We are in the middle of the All-Star Break right now. I should really be enjoying the festivities. The Home Run Derby is always a good show. The game itself didn’t go as I wanted (Thanks, Wade Davis), but it was still a good display of pitching prowess. Nevertheless, if you know me in any capacity, having positivity and joy in my sporting life is a fleeting feeling. That is why I must look towards the future and an impending meltdown of some sort. Swerve time!!! In an earlier piece, I told you that the AL West race is over. The Astros have that locked up and trying to tell me otherwise is a loser’s game. Now I am doubling down. This one has me feeling a bit more apprehensive. Here goes nothin’: No team currently leading an NL division will lose said lead. Everybody else is playing for second.
This is the one I am the most nervous, yet equally confident about among NL leaders. To say the Dodgers were hot in June and July would be a gross understatement. Since losing three straight to the Nationals and Brewers, two teams we’ll talk about shortly, Los Angeles has gone an absurd 26-4 with none of those defeats coming on consecutive game days. They’ve won pitching ace duels. Slugfests haven’t been an issue either.
While the Dodgers have heated up, the teams pursuing them have cooled down. Colorado and Arizona flew high out of the gates, trading the division lead on numerous occasions. But familiar follies have befallen both clubs. Colorado has revived the career of closer Greg Holland, but getting to him has become an increasingly cumbersome endeavor. The team lost eight straight towards the end of June and haven’t won back to back games in July. They keep hitting, but that doesn’t matter if you can’t keep crooked numbers off the opponent’s half of the scoreboard.
Arizona’s fall is due to the exact opposite. Their mighty offensive attack has gone impotent over the past two or so weeks. Colorado is the only contending team the D’Backs have had any moderate success against recently in an offensive sense, and that was just spelled out before. Arizona will heat up again. The problem is will the deficit be too big by the time they do?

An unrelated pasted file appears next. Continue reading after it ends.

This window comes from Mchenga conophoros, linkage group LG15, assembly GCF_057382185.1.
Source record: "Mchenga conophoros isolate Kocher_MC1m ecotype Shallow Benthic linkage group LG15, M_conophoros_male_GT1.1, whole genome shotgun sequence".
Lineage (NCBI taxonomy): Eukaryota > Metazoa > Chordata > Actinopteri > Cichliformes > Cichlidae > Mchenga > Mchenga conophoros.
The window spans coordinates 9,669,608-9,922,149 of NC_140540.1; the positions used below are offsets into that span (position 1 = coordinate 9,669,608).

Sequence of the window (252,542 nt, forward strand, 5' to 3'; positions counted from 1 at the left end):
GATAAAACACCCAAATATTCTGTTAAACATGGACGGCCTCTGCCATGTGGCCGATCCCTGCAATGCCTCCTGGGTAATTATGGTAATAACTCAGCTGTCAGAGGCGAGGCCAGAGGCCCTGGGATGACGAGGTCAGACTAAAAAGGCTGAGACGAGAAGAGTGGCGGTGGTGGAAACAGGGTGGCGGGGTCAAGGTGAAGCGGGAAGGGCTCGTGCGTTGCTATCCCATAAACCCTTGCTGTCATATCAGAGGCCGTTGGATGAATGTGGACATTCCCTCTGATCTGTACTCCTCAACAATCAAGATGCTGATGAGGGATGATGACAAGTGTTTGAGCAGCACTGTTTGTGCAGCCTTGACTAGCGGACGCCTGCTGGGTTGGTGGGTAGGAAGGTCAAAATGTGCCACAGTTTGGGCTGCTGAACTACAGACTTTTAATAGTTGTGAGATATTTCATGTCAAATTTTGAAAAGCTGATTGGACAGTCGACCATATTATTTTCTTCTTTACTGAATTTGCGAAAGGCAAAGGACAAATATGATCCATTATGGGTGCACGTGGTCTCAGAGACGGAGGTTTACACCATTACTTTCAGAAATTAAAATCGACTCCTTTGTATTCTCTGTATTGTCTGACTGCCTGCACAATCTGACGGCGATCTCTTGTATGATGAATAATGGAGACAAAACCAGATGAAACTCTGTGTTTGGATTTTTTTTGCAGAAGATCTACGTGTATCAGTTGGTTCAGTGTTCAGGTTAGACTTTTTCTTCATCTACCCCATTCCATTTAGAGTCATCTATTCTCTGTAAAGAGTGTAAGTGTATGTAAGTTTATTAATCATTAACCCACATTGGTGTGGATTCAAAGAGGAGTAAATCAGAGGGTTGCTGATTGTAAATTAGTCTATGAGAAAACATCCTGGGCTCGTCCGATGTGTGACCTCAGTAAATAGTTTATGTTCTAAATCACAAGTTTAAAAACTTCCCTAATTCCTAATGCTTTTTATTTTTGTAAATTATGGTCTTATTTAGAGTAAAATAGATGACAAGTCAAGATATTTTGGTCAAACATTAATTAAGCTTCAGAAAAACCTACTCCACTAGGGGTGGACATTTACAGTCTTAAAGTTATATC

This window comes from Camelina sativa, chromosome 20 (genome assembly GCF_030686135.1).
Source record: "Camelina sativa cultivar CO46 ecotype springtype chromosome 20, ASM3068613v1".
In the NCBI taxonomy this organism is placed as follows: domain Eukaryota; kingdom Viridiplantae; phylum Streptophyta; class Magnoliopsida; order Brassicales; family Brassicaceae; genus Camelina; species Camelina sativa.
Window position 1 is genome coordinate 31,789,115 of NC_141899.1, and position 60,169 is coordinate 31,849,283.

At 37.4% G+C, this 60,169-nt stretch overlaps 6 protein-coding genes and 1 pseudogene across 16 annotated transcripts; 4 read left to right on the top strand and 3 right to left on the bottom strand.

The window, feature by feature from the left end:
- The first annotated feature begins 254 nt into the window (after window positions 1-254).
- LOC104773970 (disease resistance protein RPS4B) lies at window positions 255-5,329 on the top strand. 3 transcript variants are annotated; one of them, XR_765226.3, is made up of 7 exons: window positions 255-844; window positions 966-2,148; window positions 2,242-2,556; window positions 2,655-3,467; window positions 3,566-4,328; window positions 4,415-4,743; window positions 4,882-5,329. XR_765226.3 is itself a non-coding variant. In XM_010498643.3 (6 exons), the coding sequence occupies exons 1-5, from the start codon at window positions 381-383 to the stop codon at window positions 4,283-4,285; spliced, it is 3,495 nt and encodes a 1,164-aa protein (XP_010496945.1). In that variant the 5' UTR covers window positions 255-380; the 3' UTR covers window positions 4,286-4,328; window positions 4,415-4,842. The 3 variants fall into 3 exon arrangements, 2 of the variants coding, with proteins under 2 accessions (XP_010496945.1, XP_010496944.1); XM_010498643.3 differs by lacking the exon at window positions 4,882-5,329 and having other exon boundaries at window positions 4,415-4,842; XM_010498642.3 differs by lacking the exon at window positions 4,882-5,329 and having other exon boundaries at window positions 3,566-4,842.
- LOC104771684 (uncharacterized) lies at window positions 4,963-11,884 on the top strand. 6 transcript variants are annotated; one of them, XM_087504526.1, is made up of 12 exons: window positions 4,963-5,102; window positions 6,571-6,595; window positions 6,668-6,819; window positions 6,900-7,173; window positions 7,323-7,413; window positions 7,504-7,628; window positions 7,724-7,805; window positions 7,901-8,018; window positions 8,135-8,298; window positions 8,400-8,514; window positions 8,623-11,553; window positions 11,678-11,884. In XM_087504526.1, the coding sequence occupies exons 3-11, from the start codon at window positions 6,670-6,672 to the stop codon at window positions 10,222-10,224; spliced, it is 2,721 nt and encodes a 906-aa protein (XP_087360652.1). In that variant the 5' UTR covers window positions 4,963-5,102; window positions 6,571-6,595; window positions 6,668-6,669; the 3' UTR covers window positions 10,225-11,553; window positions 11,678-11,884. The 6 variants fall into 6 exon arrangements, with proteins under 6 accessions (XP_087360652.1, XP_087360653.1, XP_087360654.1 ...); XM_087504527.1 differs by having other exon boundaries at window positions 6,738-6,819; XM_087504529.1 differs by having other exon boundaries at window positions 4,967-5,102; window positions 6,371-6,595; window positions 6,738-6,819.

It should go without saying that the Padres and Giants are dead in the water. As a Dodgers fan though, I take great delight in writing that sentence.
No team has surprised more in 2017 than the Milwaukee Brewers. It all began with Eric Thames‘ return from Korea to tear the cover off the ball for the opening two months. While he’s cooled substantially, Travis Shaw, Domingo Santana, and Orlando Arcia have raked. Jonathan Villar and Ryan Braun will have their streaks as well, but let’s be honest. Milwaukee can only hang on to the NL Central if their pitching continues to defy the odds. They are trotting out a Quad-A staff on a weekly basis, yet came into the All-Star Break winning 8 out of 10. It should be said however that Corey Knebel will at least quadruple his salary at arbitration next year with his work in the ninth.
It wasn’t that long ago that the biggest story in baseball was the Chicago Cubs. Breaking a 100+ year streak of shooting yourself in the foot will do that. The kings of baseball haven’t looked very regal in 2017 though. Kyle Schwarber got demoted and is still under the Mendoza Line. Reigning MVP Kris Bryant is still hitting home runs, but most are with nobody on base. Anthony Rizzo is having similar woes. The staff is worse. Only rotation newbies Mike Montgomery and Eddie Butler possess ERAs under 4.00. Jon Lester went into the break giving up TEN in the first inning against Pittsburgh. There could be Wrigley magic right around the corner, I just don’t see it this year.
The same goes for St. Louis and Pittsburgh. Neither team has found any semblance of consistency this season. The All-Star Break couldn’t have come at a worse time for the Cardinals as they finally began to put some power on display. They come out of the break to a ten game road trip though, one of two ten game stretches away from Busch they’ll have in the second half. For a team that struggles in that capacity, it will spell their doom. As for Pittsburgh, their rotation outside of Ivan Nova is a complete shambles. The bullpen is unproven and just as volatile. They are going to need a lot more of those ten run innings to even enter the conversation.
And I save the least taxing write-up for last. How thoughtful of myself to do such a thing for me. The Washington Nationals are the easiest of the lot to pick for an NL division title. The top three of their rotation (Max Scherzer, Gio Gonzalez, & Stephen Strasburg) has arguably been the best in the league. Scherzer is angling himself quite well for a second consecutive NL Cy Young award. The lineup, even without Trea Turner, is the NL’s scariest 1-9. Daniel Murphy, Anthony Rendon, Bryce Harper, and Ryan Zimmerman all have OPS’s over .950 coming into the second half.
The Braves are currently in second place. That won’t last. Miami doesn’t have the pitching to compete and the Mets have taken to going “Full Mets” earlier than usual in 2017. Washington will be the first team in the NL to clinch their division, and they may do so as soon as the first week of September.